Our first introduction was to Baby Ralph – brought in a few days before this picture was taken, his mother died when he was five days old. At five months old he arrived at the We Advance Little Yellow Clinic in Cite Soleil – weak, flacid, and horribly malnourished (fed only flour and water for five months), Maeve was not sure he would make it. For three days she carried him with her every day, feeding him formula and sending home nightly feedings with the family caring for him.
We had originally arrived to distribute donated soccer balls and sporting equipment (thanks Dawson College, Montreal, Canada!) and teach dental hygiene classes with P.J. Pitts from MRE.
I really love working for MMRC and watching LP do what he can to make it happen.
It was a long hot day. I was the demonstrator for the dental hygiene classes – don’t think I have brushed my teeth so much in one day (I will save you the time and not publish the pictures), MMRC volunteers played soccer with the kids from Cite Soleil – it was all good.
The elephant in the room (for me), was that across the street was Cite Soleil.
Wikipedia describes it well:
Cité Soleil is an extremely impoverished and densely populated commune located in the Port-au-Prince metropolitan area in Haiti. Cité Soleil originally developed as a shanty town and grew to an estimated 200,000 to 400,000 residents, the majority of whom live in extreme poverty. The area is generally regarded as one of the poorest and most dangerous areas of the Western Hemisphere and it is one of the biggest slums in the Northern Hemisphere. The area has virtually no sewers, stores, electricity, health care facilities or schools. For several years until 2007, the area was ruled by a number of gangs, each controlling their own sectors.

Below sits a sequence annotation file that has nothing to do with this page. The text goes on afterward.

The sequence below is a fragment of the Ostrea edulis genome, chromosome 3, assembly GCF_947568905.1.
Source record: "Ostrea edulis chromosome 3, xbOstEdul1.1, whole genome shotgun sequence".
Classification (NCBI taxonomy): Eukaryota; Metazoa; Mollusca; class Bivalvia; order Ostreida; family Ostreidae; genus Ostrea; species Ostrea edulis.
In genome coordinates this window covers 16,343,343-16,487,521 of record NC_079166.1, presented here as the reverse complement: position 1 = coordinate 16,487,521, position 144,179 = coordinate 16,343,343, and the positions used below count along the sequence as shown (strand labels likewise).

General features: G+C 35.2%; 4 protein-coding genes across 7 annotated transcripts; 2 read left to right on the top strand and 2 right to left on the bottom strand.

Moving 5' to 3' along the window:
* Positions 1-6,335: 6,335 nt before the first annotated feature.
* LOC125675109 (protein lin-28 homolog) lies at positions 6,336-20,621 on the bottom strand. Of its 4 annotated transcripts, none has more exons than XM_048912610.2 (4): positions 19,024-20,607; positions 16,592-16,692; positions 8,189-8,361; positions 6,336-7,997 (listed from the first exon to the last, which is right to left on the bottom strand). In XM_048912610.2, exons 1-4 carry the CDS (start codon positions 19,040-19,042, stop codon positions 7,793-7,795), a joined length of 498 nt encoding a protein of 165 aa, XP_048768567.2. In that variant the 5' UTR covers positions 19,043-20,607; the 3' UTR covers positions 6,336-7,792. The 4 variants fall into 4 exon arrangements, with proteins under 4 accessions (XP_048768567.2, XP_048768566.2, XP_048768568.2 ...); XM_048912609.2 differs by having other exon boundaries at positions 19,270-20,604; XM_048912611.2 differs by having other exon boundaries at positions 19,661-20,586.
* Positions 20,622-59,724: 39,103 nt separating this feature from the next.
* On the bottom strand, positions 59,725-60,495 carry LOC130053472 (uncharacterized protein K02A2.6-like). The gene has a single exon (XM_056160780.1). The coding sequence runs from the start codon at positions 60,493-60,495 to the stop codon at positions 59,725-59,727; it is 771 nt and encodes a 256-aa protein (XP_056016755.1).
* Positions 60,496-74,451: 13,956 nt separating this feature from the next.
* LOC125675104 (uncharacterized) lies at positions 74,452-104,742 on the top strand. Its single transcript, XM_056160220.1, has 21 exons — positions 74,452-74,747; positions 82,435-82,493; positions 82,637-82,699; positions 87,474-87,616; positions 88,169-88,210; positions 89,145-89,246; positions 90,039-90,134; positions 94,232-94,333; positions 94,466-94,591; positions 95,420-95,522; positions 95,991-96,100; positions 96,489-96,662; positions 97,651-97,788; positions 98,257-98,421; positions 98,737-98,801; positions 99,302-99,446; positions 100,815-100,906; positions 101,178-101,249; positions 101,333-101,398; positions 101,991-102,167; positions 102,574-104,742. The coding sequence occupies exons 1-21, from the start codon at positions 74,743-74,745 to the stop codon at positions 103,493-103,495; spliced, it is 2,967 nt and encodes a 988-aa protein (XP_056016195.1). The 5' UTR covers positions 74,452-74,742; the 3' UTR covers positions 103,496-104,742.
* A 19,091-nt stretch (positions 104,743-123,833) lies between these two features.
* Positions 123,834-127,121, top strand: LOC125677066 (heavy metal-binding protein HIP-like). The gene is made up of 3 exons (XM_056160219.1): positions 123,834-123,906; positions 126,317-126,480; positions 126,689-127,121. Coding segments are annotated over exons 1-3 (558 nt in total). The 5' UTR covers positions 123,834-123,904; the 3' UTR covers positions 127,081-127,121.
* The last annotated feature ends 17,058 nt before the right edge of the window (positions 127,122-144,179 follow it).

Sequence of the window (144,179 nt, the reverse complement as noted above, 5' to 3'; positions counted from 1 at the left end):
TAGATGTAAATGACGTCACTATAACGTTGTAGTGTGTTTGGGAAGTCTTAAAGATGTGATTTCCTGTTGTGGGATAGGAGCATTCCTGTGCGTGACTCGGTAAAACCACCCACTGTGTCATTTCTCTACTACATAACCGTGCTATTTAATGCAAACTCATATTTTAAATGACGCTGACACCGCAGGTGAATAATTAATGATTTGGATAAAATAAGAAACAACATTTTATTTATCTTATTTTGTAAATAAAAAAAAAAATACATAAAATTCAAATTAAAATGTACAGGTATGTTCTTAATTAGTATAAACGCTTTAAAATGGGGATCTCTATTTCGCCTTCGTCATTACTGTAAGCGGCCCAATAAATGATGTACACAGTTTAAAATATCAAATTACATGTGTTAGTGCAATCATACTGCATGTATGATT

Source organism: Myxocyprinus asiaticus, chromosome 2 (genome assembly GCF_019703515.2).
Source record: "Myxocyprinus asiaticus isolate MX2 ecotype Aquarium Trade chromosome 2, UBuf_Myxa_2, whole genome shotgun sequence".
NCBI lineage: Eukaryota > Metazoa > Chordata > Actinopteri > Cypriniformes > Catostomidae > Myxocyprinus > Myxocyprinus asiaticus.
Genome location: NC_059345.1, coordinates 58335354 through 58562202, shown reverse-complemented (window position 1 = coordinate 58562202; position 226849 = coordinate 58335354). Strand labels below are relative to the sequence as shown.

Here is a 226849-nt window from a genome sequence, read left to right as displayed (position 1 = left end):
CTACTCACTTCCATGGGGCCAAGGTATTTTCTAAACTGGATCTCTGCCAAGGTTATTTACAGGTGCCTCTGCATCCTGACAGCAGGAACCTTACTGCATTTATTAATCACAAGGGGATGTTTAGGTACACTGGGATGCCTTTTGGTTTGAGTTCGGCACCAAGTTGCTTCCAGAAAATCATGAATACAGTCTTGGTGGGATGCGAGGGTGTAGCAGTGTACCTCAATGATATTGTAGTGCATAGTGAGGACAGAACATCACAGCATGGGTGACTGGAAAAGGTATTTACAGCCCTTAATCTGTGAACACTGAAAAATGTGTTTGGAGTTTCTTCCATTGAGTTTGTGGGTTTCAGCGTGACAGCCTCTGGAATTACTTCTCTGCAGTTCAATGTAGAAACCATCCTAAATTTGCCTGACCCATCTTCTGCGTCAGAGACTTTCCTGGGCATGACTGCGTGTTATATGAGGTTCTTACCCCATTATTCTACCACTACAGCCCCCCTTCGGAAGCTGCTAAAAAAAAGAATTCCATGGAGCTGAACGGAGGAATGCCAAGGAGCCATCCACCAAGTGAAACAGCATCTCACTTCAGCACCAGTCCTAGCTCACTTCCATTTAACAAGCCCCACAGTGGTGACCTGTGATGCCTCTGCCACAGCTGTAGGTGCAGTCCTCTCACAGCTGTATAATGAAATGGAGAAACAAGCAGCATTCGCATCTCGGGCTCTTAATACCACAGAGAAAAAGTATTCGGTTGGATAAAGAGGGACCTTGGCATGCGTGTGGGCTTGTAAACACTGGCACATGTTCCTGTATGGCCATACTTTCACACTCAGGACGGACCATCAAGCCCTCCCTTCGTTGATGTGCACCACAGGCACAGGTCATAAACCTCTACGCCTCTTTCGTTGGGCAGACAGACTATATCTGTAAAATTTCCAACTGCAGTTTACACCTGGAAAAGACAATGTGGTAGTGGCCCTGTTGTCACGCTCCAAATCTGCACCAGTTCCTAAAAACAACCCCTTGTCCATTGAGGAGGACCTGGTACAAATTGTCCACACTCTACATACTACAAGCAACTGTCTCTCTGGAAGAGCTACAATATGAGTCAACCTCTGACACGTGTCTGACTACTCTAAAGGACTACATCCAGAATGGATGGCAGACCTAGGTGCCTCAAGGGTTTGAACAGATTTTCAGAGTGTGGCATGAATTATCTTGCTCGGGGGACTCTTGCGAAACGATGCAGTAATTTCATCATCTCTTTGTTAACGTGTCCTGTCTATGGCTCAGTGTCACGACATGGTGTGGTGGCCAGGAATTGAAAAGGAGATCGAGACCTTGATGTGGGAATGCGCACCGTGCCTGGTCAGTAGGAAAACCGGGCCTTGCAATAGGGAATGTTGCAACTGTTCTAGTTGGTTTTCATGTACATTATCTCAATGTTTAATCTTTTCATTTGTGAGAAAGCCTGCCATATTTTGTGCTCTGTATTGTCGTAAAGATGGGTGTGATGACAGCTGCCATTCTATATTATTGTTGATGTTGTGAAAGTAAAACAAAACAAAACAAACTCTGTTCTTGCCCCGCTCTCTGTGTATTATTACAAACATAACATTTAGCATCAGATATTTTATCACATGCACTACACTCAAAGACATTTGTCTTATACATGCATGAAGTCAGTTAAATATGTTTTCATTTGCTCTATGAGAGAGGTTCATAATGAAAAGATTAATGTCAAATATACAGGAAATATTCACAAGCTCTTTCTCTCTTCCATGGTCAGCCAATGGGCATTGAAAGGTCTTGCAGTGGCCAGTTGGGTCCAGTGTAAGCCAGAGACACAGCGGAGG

I have never in my life seen such poverty or desperate living conditions.Equally curious and afraid, I wanted to visit but was concerned about respect for the residents. When Maeve asked us if we wanted to tour and meet the people, we jumped at the chance. I have many pictures, but am disappointed that none capture the extremity and intensity of the community.
She visited the sick, knew their names, played with the children, and managed an impromptu community meeting where she praised the residents for the courage and for their respect and care of each other. She stated that Cite Soleil was one of her favorite places on earth, where she had chosen to make her life, that she expected them to continue to take care of each other, of her, and in return she would help take care of them.
It was an amazing meeting and I felt honored to bear witness.
We returned to our compound tired but inspired. It was difficult for us to receive a request 72 hours later to provide emergency transfer for Baby Ralph to Project Medishare with severe lung infection and suspected HIV. MMRC nurses, Laura Brown, Micaela Thiessen, and Heather Richards are working shifts at Medishare this week and report that he is doing much better.
My time in Haiti is difficult to describe. Three steps forward, two steps back; one step forward.
And so we continue.
Thank you Maeve, for everything. Call us if you need us.
MMRC Haiti operates with only 100% private donations and never charges for service or goods.
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MMRC and our countless volunteers depend on ongoing private donations to continue their vital work in Haiti. MMRC Haiti provides medical supply and logistics to medical teams and field hospitals on the ground in Port au Prince. Paul and his team are also dedicated to several orphanages that could not survive without your generosity.
Updates on the work provided by Little Paul and MMRC Haiti are continuously updated on this website; please don’t hesitate to contact us should you have questions about the use of your donated funds.
Haiti Medical Aid Project, a 501(c)(3) non-profit corporation, has generously offered their organization as a fiscal agent to MMRC Haiti. As such, 100% of your donations are tax deductible in the U.S.